LONDON — The panel considering whether Harlan County Circuit Judge Russell D. Alred broke ethics rules will likely issue its decision within two weeks, the chairman said Wednesday.
If the Judicial Conduct Commission rules that Alred broke rules, its findings will include a recommended punishment.
That could range from a private admonishment to removal from office. Alred could appeal the decision to the state Supreme Court.
The commission, which considers complaints against judges, finished a hearing on the charges Wednesday.
In his closing argument, Alred acknowledged that he raised money for playground equipment at a school where his wife taught and his children had attended, which is the subject of two charges.
However, Alred said he did not use the authority of his office to raise money.
And he said the other 11 charges against him were groundless, trumped up by political opponents.
"It was an orchestrated effort to try to destroy me," Alred said.
Several charges deal with his decision to appoint a special grand jury in April 2010 to investigate an allegation that Judge-Executive Joe Grieshop had given pills to a drug addict.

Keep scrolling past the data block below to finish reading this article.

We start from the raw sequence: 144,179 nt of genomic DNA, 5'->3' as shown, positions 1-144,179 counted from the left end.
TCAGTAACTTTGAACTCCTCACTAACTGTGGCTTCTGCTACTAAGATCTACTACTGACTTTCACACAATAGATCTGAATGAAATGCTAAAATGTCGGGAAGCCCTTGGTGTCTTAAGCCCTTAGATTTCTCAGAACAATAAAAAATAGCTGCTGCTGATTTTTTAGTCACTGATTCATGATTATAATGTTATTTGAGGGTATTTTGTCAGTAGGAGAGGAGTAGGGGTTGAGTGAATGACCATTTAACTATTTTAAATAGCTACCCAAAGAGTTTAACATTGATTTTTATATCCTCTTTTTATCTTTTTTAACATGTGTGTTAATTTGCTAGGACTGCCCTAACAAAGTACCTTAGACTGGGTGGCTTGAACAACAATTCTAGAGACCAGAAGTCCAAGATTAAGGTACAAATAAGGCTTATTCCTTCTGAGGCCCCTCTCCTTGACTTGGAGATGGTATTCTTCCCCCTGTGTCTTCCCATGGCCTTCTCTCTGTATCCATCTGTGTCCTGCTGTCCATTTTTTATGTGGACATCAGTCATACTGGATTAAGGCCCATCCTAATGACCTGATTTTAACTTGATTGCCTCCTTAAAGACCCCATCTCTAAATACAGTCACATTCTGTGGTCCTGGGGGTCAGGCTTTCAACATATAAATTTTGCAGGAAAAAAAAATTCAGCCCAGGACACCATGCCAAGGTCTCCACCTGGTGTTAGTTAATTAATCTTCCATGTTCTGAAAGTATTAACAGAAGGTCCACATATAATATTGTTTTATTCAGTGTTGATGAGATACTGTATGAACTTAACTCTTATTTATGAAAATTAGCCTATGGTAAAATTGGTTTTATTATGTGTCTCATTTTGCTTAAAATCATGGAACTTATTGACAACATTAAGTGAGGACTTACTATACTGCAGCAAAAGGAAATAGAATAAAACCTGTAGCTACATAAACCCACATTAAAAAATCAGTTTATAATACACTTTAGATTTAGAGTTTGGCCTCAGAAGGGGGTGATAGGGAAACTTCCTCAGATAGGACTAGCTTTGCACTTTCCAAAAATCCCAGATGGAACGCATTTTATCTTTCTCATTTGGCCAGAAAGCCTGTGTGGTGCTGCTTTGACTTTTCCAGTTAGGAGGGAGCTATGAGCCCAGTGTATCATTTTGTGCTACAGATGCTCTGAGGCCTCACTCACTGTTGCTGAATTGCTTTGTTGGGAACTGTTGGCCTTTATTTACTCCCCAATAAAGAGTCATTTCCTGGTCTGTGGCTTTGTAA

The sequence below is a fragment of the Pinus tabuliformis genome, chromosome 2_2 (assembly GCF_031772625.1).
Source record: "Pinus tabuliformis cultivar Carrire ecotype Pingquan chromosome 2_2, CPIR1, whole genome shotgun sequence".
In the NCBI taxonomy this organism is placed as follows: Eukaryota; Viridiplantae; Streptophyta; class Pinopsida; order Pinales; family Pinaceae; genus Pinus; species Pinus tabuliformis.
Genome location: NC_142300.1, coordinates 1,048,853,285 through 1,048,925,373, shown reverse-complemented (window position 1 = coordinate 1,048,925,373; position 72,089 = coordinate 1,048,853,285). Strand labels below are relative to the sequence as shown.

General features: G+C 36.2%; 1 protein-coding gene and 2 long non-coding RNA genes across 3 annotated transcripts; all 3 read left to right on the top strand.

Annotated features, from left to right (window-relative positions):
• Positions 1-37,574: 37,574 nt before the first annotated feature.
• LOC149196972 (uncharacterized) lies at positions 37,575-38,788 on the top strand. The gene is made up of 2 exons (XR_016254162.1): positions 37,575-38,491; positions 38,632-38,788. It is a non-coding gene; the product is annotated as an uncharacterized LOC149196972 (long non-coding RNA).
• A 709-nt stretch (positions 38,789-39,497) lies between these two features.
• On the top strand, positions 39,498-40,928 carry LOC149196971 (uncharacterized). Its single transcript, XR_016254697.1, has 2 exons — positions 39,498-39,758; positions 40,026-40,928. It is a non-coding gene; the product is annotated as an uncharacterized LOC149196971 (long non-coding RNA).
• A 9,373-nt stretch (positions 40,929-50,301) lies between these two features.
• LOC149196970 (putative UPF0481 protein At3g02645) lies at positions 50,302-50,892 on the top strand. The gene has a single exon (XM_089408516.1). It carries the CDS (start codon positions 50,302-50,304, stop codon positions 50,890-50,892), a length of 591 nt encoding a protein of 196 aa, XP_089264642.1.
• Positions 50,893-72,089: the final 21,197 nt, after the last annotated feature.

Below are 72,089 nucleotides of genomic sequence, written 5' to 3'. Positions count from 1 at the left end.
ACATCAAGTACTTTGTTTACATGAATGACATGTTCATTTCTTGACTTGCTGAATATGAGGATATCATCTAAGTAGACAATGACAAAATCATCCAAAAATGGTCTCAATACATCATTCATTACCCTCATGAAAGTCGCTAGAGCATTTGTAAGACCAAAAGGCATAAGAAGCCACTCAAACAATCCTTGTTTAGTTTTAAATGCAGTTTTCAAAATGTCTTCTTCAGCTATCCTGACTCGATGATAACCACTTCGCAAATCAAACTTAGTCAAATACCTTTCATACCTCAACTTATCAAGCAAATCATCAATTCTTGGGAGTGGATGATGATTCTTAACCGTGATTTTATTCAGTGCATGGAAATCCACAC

Alred's second cousin was challenging Grieshop for election when the order was released publicly.
Alred said he had no political motivation in appointing the jury.
However, the commission's attorney, Jeff Mando, said Alred did appoint the grand jury for political reasons, and because he was mad at Grieshop.
After Alred's order caused a stink in the election, Commonwealth's Attorney Henry S. Johnson decided to present the case to a panel other than the one Alred appointed, so that Grieshop's name could be cleared before the vote, Mando said.
Another key issue in the ethics case is whether Alred improperly pushed for a $500,000 donation to the county by two doctors who pleaded guilty in a drug case.
Alred also is accused of filing a court document that misrepresented his attempt to control that money, which he wanted used for a water park.
Alred said the idea of the donation came from defense attorneys, and he said he had no improper role in arranging it.
He said the order he filed was not an attempt to hide anything, but to correct language in the first order that he hadn't sought.
Mando, however, said Alred was well aware of the language and even told the fiscal court he had veto power over the donation.
Several charges allege that Alred had improper involvement in cases or exceeded his authority.
"Every decision I made was in good faith," Alred told the commission.
But Mando argued Alred has taken part in a number of violations that tainted the integrity of the judiciary.
"These are serious charges and I think they call for serious consequences," he said.